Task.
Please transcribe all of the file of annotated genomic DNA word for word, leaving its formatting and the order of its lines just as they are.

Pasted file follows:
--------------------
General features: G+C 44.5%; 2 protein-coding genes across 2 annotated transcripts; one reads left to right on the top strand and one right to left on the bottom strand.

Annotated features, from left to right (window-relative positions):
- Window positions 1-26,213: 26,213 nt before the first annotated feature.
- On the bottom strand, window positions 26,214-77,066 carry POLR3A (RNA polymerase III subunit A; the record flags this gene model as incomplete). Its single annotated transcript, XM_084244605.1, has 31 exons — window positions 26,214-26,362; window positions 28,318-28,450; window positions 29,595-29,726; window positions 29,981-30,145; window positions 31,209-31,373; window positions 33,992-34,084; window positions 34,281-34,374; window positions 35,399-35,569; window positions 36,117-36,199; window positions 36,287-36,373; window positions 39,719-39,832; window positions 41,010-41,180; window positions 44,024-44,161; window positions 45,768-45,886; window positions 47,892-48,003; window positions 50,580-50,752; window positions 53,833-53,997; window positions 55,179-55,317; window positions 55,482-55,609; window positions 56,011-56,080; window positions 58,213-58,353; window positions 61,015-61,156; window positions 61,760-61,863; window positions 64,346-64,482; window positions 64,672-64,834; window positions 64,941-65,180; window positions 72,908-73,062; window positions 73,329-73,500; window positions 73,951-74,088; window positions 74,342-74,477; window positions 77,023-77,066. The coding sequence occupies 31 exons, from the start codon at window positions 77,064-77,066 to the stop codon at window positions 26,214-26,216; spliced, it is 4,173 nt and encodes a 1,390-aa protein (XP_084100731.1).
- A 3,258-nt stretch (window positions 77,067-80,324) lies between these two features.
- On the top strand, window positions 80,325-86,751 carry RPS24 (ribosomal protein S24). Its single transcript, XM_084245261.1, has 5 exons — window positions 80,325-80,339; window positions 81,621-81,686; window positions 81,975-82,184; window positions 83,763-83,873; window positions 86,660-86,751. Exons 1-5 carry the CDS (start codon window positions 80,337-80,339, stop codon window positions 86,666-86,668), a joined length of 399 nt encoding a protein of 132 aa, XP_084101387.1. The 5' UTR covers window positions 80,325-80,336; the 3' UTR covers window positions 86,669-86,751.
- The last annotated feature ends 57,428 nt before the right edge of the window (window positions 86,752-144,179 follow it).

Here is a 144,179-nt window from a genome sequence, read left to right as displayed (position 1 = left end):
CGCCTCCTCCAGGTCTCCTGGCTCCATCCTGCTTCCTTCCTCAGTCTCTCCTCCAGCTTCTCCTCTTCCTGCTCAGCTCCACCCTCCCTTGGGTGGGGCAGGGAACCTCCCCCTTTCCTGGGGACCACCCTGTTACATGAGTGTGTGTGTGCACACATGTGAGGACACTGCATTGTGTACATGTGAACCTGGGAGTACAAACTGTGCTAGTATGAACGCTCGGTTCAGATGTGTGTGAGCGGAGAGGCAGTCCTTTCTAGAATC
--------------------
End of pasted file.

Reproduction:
General features: G+C 44.5%; 2 protein-coding genes across 2 annotated transcripts; one reads left to right on the top strand and one right to left on the bottom strand.

Annotated features, from left to right (window-relative positions):
- Window positions 1-26,213: 26,213 nt before the first annotated feature.
- On the bottom strand, window positions 26,214-77,066 carry POLR3A (RNA polymerase III subunit A; the record flags this gene model as incomplete). Its single annotated transcript, XM_084244605.1, has 31 exons — window positions 26,214-26,362; window positions 28,318-28,450; window positions 29,595-29,726; window positions 29,981-30,145; window positions 31,209-31,373; window positions 33,992-34,084; window positions 34,281-34,374; window positions 35,399-35,569; window positions 36,117-36,199; window positions 36,287-36,373; window positions 39,719-39,832; window positions 41,010-41,180; window positions 44,024-44,161; window positions 45,768-45,886; window positions 47,892-48,003; window positions 50,580-50,752; window positions 53,833-53,997; window positions 55,179-55,317; window positions 55,482-55,609; window positions 56,011-56,080; window positions 58,213-58,353; window positions 61,015-61,156; window positions 61,760-61,863; window positions 64,346-64,482; window positions 64,672-64,834; window positions 64,941-65,180; window positions 72,908-73,062; window positions 73,329-73,500; window positions 73,951-74,088; window positions 74,342-74,477; window positions 77,023-77,066. The coding sequence occupies 31 exons, from the start codon at window positions 77,064-77,066 to the stop codon at window positions 26,214-26,216; spliced, it is 4,173 nt and encodes a 1,390-aa protein (XP_084100731.1).
- A 3,258-nt stretch (window positions 77,067-80,324) lies between these two features.
- On the top strand, window positions 80,325-86,751 carry RPS24 (ribosomal protein S24). Its single transcript, XM_084245261.1, has 5 exons — window positions 80,325-80,339; window positions 81,621-81,686; window positions 81,975-82,184; window positions 83,763-83,873; window positions 86,660-86,751. Exons 1-5 carry the CDS (start codon window positions 80,337-80,339, stop codon window positions 86,666-86,668), a joined length of 399 nt encoding a protein of 132 aa, XP_084101387.1. The 5' UTR covers window positions 80,325-80,336; the 3' UTR covers window positions 86,669-86,751.
- The last annotated feature ends 57,428 nt before the right edge of the window (window positions 86,752-144,179 follow it).

Here is a 144,179-nt window from a genome sequence, read left to right as displayed (position 1 = left end):
CGCCTCCTCCAGGTCTCCTGGCTCCATCCTGCTTCCTTCCTCAGTCTCTCCTCCAGCTTCTCCTCTTCCTGCTCAGCTCCACCCTCCCTTGGGTGGGGCAGGGAACCTCCCCCTTTCCTGGGGACCACCCTGTTACATGAGTGTGTGTGTGCACACATGTGAGGACACTGCATTGTGTACATGTGAACCTGGGAGTACAAACTGTGCTAGTATGAACGCTCGGTTCAGATGTGTGTGAGCGGAGAGGCAGTCCTTTCTAGAATC